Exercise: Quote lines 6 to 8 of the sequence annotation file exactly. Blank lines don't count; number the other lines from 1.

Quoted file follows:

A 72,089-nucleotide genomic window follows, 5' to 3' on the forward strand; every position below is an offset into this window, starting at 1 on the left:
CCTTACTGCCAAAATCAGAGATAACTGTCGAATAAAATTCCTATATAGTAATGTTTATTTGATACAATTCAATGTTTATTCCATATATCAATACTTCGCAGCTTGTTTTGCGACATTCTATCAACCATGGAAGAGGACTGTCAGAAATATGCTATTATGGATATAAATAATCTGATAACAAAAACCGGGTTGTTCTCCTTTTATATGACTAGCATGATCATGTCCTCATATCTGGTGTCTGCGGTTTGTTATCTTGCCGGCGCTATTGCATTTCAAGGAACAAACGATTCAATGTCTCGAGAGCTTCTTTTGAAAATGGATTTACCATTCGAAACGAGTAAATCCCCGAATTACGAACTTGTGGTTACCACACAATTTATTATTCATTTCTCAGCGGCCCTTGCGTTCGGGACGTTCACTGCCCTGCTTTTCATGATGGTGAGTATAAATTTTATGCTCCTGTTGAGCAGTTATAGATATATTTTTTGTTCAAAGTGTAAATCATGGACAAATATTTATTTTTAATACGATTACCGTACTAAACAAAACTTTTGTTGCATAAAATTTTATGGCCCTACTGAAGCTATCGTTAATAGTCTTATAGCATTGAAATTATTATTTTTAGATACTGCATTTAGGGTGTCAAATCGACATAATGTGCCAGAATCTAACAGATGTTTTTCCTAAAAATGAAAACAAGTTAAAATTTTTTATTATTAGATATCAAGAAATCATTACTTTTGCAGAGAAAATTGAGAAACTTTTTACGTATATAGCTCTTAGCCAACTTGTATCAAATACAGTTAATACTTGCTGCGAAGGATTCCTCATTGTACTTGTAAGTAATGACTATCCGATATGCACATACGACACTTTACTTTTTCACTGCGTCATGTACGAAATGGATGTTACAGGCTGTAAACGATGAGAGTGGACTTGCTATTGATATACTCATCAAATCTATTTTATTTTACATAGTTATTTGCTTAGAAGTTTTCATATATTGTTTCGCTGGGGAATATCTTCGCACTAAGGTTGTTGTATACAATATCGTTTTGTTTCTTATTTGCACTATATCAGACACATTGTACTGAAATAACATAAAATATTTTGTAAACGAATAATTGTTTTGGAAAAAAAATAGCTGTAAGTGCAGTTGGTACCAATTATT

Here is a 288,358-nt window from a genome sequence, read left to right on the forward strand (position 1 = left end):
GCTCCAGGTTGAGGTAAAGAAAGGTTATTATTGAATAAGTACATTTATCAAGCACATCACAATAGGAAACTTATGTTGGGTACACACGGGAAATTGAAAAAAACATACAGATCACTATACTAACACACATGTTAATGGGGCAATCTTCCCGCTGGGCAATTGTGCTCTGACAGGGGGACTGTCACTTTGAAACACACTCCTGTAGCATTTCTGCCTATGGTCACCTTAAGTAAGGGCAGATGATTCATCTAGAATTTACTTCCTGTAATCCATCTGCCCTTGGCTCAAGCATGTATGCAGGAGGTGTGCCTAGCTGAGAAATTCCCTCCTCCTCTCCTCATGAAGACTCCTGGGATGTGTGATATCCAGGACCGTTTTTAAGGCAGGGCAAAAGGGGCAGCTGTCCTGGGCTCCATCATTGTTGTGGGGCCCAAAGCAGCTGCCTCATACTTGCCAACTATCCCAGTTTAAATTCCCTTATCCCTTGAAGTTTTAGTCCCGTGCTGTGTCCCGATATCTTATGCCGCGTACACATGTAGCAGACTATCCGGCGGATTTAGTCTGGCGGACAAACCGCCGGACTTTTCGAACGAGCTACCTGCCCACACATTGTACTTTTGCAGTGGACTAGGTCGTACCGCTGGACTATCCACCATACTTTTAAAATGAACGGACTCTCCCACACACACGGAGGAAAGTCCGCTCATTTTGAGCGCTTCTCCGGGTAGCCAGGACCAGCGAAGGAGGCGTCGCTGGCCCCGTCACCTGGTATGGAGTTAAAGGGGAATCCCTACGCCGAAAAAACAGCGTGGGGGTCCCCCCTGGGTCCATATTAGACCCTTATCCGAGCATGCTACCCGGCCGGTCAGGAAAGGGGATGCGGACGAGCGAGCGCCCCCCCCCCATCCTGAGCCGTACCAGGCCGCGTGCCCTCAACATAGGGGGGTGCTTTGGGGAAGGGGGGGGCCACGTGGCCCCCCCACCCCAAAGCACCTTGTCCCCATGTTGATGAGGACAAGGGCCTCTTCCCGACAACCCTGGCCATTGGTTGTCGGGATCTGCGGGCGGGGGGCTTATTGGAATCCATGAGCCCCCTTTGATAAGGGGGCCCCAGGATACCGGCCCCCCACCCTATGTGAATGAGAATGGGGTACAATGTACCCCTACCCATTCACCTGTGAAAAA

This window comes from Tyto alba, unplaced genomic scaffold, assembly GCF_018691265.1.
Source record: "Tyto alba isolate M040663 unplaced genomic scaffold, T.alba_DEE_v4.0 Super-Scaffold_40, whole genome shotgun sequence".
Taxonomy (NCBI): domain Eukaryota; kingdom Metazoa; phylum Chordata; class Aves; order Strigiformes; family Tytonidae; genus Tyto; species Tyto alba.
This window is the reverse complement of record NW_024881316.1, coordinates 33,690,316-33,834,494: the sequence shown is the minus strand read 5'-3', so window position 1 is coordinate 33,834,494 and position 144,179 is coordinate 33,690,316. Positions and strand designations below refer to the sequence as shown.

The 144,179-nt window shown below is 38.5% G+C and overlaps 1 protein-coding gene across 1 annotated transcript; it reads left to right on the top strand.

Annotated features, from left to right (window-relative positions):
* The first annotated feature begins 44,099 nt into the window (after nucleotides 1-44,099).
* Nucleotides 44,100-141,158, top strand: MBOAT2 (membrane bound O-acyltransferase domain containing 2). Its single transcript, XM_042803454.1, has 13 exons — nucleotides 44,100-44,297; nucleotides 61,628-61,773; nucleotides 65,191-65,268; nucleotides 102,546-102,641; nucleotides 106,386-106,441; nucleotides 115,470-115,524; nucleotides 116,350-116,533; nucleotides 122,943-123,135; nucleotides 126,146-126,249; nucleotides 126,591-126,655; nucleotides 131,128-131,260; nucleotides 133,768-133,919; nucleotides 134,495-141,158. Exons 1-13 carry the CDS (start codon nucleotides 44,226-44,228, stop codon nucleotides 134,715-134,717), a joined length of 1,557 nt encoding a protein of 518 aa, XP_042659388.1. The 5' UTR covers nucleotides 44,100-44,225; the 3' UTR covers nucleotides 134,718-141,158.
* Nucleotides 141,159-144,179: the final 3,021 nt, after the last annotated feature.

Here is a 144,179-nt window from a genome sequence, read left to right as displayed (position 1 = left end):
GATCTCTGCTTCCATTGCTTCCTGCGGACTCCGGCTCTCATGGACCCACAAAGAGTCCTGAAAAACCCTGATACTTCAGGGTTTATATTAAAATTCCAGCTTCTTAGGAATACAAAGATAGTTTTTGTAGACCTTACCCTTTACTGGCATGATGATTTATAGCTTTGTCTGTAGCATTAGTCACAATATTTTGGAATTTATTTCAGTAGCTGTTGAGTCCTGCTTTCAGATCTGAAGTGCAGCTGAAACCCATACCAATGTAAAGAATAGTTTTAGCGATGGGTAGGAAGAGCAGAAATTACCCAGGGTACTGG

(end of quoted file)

Source record: "Tyto alba isolate M040663 unplaced genomic scaffold, T.alba_DEE_v4.0 Super-Scaffold_40, whole genome shotgun sequence".
Taxonomy (NCBI): domain Eukaryota; kingdom Metazoa; phylum Chordata; class Aves; order Strigiformes; family Tytonidae; genus Tyto; species Tyto alba.
This window is the reverse complement of record NW_024881316.1, coordinates 33,690,316-33,834,494: the sequence shown is the minus strand read 5'-3', so window position 1 is coordinate 33,834,494 and position 144,179 is coordinate 33,690,316. Positions and strand designations below refer to the sequence as shown.